As for those that I was directly working with, for most, the pandemic has shown that the only thing that was keeping us in contact was that we once worked together. I am still friends with a couple of people, where we have built experiences together and proven to each other that our friendships are stronger than just being colleagues at one point.

In my current job I get on really well with my co-workers. We can have a laugh together and non work related chats (which is particularly important during a global pandemic when it’s easy to feel isolated). We are friendly but we wouldn’t hang out at the weekends. It’s best to build good rapport with them, and allow time for friendships to form.

The most important thing I learnt from being so close with colleagues is that you need to set boundaries for yourself about what you allow to cross over from work into your personal life. I went into my current role with clear boundaries – like avoiding WhatsApp groups – which has been great to find balance and avoid drama between co-workers.

What’s your attitude to being friends with your colleagues? Is there anything you have learnt from having work friends?


  1. I definitely think balance is key. I get on really well with my team and we’ll do a Christmas gathering but we don’t all hang out outside of work and I think that’s a positive thing. We have a work Whatsapp group but with our work phones, not personal. Me and my boss are friends outside of work but will use our work phones for work matters and personal phones for friend chat. We also won’t talk about work when we see each other as friends. It is definitely a fiiiiine line and being friends outside of work can cause tensions if something in work effects you both.

    Liked by 1 person

    1. That is a really good balance you’ve got with your work friends and co-workers. Having a WhatsApp group on your work phones is a much better idea. I learnt a heck of a lot from that job about setting boundaries. Really great that you have a work and friend relationship with your manager and you’ve both agreed on the boundaries for it.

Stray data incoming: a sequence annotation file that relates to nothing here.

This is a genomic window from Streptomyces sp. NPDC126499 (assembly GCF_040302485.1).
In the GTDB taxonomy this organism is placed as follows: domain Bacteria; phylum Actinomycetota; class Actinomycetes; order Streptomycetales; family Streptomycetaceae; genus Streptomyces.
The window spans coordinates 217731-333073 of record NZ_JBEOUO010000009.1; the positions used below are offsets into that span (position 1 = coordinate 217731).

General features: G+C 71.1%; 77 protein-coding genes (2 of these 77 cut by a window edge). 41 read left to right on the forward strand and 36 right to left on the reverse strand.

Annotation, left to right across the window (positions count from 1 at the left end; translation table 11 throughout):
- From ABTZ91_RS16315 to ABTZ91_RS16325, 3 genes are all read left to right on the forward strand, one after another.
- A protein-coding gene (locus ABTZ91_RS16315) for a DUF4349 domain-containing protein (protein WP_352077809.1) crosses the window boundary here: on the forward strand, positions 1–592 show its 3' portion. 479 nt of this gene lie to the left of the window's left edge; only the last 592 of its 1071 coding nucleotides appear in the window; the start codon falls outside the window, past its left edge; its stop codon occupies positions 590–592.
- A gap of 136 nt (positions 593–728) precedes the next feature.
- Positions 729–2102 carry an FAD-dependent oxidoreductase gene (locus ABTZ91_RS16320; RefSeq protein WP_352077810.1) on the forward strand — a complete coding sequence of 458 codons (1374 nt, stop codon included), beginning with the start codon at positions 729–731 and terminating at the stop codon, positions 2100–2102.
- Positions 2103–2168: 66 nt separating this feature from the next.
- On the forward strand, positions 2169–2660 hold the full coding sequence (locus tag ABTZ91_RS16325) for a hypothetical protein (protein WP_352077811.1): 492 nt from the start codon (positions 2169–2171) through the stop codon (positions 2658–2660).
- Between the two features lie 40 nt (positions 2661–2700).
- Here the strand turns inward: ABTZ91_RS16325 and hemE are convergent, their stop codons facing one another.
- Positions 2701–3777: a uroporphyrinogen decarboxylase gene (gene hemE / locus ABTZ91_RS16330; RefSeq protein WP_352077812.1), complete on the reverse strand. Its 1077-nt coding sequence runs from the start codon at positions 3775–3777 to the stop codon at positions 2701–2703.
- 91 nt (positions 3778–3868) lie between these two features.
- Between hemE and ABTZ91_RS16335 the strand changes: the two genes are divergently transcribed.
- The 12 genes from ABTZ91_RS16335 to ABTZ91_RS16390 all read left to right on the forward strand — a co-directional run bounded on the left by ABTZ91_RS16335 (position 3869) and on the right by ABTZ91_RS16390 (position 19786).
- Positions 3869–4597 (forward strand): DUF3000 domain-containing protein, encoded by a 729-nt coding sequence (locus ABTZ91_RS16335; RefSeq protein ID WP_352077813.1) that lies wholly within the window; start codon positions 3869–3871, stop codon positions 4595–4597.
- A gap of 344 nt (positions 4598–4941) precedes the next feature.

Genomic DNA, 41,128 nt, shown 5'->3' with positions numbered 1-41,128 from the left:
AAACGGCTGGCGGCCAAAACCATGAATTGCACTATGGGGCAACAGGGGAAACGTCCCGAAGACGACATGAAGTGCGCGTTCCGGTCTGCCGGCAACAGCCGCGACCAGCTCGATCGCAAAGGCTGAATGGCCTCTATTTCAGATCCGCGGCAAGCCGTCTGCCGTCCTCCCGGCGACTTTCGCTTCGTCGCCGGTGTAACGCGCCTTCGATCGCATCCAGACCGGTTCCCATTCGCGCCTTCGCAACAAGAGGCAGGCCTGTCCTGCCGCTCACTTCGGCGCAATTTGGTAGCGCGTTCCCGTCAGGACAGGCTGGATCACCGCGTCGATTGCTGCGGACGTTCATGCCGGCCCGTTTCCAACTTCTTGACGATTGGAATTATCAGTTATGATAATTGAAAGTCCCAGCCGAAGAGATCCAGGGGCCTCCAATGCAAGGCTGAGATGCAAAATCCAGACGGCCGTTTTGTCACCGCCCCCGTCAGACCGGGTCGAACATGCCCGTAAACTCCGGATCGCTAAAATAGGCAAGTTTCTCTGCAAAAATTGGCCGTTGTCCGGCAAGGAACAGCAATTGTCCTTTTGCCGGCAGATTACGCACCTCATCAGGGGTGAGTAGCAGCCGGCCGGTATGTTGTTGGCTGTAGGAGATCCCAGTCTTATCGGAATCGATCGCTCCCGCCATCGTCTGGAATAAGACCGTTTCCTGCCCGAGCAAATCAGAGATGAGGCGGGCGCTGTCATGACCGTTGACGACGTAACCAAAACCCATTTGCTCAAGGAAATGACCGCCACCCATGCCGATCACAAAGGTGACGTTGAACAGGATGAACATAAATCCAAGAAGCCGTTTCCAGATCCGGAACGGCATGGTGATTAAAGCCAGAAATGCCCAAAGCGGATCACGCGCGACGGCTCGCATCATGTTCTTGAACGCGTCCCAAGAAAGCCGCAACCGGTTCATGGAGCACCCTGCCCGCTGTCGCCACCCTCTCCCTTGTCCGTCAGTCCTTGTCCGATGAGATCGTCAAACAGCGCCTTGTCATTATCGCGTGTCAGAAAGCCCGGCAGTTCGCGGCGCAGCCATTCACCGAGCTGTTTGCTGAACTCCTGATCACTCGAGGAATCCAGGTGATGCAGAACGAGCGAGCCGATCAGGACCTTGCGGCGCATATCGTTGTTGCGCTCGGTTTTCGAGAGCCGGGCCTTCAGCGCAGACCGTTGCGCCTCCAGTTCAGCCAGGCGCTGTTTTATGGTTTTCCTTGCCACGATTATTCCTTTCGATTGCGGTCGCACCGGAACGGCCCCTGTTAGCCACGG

Liked by 1 person

  2. I think we can be very very good friends with colleagues. Some of my closest friends are people I met at my old workplace. But I agree with you – you need to set up some boundaries especially if it’s a senior-junior relationship. I was (still am) very very good friends with an ex boss. But I felt like it was never comfortable whenever we had year end conversations – she could never be very harsh with me to my face – so it was very awkward.
    My rule is since I see these people 5 days a week – I take a full 2 day break from them on the weekend – like no weekend outings and hangouts with them.

    Liked by 1 person

    1. That does sound awkward and I also know what that feels like. It’s so nice that you are still really close with old colleagues. And you’ve got good rules in place. I think it will also change how office friendships work with more people working from home in the future

      Liked by 1 person

  3. Interesting topic. A colleague once said to me ‘Never underestimate the power of colleagues’ and she was right – that day to day sharing and support. However there has to be more if a friendship follows including an involvement of sorts in that person’s life. Look at me and a certain person you know! Colleagues in the 1980s and friends for decades!

    Liked by 1 person

    1. Very good points and your ex-colleauge sounds very wise. That friendship is the best example of why being friends with your colleagues can be so wonderful x